Effects of animal starvation on the sensitivity of the freshwater amphipod Gammarus pulex to cadmium

A. Alonso, V. Garcia-Johansson, H.J. de Lange, E.T.H.M. Peeters

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10 Citations (Scopus)


Populations of amphipods experience different food availabilities during the year. This may alter their sensitivities to toxicants. However, there is scarce information about the effects of starvation on the tolerance to pollutants, and no data are available for the species Gammarus pulex. Our aim was to evaluate the effects of different levels of starvation on the short-term mortality of G. pulex on exposure to cadmium. Four levels of starvation (0, 3, 5 and 7 days without food) were assessed using two exposure modes: semi-static (4 days exposure to 0.10, 0.20 and 0.35 mg Cd·L-1) and two pulses (2 and 6 h) of 2 mg Cd·L-1. LT50 and peLT50 values (post exposure) were calculated for each concentration and pulse, respectively. Our results show that starvation modifies the sensitivity of G. pulex. In general, at the lowest cadmium concentration (0.10 mg Cd·L-1) less-starved animals in semi-static exposure showed higher sensitivity to cadmium than more-starved animals. This trend was reversed for the highest cadmium exposure. Non-starved animals were more sensitive to cadmium applied in a short pulse than starved animals. Because natural populations are exposed to different food availability, starvation status has to be taken into account to assess the risk of toxicants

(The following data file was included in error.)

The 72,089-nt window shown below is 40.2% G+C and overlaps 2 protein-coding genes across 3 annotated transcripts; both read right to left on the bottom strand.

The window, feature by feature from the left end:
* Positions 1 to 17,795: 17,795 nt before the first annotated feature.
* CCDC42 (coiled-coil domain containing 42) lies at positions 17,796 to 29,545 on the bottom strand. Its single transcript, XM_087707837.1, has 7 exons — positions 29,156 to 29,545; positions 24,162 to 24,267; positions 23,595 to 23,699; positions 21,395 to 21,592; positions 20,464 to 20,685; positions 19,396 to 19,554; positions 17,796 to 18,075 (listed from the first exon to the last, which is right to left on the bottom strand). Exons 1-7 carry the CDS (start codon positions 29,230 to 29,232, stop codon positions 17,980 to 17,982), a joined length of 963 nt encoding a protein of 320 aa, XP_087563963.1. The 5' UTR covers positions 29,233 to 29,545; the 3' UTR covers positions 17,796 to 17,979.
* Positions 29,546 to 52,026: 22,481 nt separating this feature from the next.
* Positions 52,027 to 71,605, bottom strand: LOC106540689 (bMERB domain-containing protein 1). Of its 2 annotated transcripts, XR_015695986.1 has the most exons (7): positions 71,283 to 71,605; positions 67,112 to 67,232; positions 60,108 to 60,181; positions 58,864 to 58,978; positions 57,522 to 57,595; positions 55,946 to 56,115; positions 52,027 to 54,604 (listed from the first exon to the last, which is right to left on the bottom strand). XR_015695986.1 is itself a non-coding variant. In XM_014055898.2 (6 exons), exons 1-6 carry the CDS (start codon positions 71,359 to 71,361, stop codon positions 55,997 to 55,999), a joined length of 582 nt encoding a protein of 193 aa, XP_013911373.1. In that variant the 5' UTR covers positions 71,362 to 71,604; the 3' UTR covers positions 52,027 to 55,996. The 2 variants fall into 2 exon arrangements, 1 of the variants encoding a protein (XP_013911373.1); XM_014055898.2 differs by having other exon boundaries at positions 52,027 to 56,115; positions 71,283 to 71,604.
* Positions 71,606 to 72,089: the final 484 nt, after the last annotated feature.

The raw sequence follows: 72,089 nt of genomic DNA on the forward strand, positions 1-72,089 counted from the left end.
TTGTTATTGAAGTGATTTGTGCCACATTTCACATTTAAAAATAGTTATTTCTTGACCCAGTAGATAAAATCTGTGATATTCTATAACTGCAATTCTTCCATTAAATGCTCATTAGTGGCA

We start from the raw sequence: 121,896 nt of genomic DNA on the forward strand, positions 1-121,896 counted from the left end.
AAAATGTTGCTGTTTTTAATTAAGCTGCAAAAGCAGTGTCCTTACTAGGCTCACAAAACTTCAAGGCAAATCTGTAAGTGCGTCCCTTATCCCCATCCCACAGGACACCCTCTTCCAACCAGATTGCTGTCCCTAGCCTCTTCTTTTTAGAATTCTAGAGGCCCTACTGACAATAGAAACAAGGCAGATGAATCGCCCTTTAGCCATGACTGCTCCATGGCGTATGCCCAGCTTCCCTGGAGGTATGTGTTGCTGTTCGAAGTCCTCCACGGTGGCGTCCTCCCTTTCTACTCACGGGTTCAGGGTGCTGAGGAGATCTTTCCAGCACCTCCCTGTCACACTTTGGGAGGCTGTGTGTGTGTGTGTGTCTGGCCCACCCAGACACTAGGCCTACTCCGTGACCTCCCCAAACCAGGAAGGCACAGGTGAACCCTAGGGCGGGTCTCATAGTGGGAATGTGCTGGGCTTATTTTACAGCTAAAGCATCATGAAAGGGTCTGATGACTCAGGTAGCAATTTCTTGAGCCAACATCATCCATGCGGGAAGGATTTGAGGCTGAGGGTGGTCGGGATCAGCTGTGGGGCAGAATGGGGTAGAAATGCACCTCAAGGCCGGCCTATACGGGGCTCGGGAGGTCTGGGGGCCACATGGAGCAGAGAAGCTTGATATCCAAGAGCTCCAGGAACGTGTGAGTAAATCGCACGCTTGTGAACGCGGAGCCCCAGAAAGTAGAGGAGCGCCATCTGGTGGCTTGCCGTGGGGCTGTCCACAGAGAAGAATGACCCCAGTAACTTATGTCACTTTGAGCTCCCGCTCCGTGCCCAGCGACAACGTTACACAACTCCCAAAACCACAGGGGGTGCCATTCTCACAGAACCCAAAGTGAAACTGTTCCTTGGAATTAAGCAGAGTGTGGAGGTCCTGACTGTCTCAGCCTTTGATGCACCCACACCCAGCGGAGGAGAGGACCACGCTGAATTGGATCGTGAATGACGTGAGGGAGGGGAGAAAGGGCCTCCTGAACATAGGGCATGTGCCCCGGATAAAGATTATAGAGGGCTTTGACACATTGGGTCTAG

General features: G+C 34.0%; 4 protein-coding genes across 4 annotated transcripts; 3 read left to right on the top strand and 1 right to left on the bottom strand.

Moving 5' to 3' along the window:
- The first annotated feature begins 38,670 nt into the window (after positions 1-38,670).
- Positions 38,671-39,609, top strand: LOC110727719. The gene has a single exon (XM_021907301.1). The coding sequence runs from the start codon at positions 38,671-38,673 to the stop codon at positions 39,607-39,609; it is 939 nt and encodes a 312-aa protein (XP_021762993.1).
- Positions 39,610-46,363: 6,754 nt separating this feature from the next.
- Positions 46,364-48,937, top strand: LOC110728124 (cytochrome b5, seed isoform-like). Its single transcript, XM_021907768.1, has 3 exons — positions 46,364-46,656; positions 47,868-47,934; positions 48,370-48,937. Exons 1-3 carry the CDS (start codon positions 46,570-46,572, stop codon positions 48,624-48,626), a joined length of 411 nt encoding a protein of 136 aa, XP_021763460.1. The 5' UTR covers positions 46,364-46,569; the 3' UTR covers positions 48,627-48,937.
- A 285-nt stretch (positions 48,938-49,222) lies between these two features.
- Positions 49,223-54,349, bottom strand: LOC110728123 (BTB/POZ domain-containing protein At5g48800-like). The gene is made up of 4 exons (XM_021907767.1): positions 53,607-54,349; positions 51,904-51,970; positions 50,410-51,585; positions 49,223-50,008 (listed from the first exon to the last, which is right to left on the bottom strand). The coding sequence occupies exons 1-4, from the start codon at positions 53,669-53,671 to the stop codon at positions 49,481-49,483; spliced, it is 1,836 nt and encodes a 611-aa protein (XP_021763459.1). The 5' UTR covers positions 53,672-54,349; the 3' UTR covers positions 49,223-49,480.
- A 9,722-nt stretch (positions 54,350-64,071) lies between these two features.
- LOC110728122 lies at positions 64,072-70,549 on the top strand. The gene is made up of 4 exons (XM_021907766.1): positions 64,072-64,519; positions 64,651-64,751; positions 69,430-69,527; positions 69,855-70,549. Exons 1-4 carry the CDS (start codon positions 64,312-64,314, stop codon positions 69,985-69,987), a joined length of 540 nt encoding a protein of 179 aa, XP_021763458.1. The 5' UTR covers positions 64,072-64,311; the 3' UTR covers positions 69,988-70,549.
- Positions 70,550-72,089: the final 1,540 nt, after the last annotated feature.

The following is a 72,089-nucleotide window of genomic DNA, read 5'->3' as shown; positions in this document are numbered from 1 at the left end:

Original languageEnglish
Pages (from-to)233-242
JournalChemistry and Ecology
Issue number3
Publication statusPublished - 2010


  • seasonal food limitation
  • unionized ammonia
  • stream invertebrates
  • sublethal responses
  • pulsed exposure
  • toxicity
  • crustacea
  • survival
  • metals
  • tests


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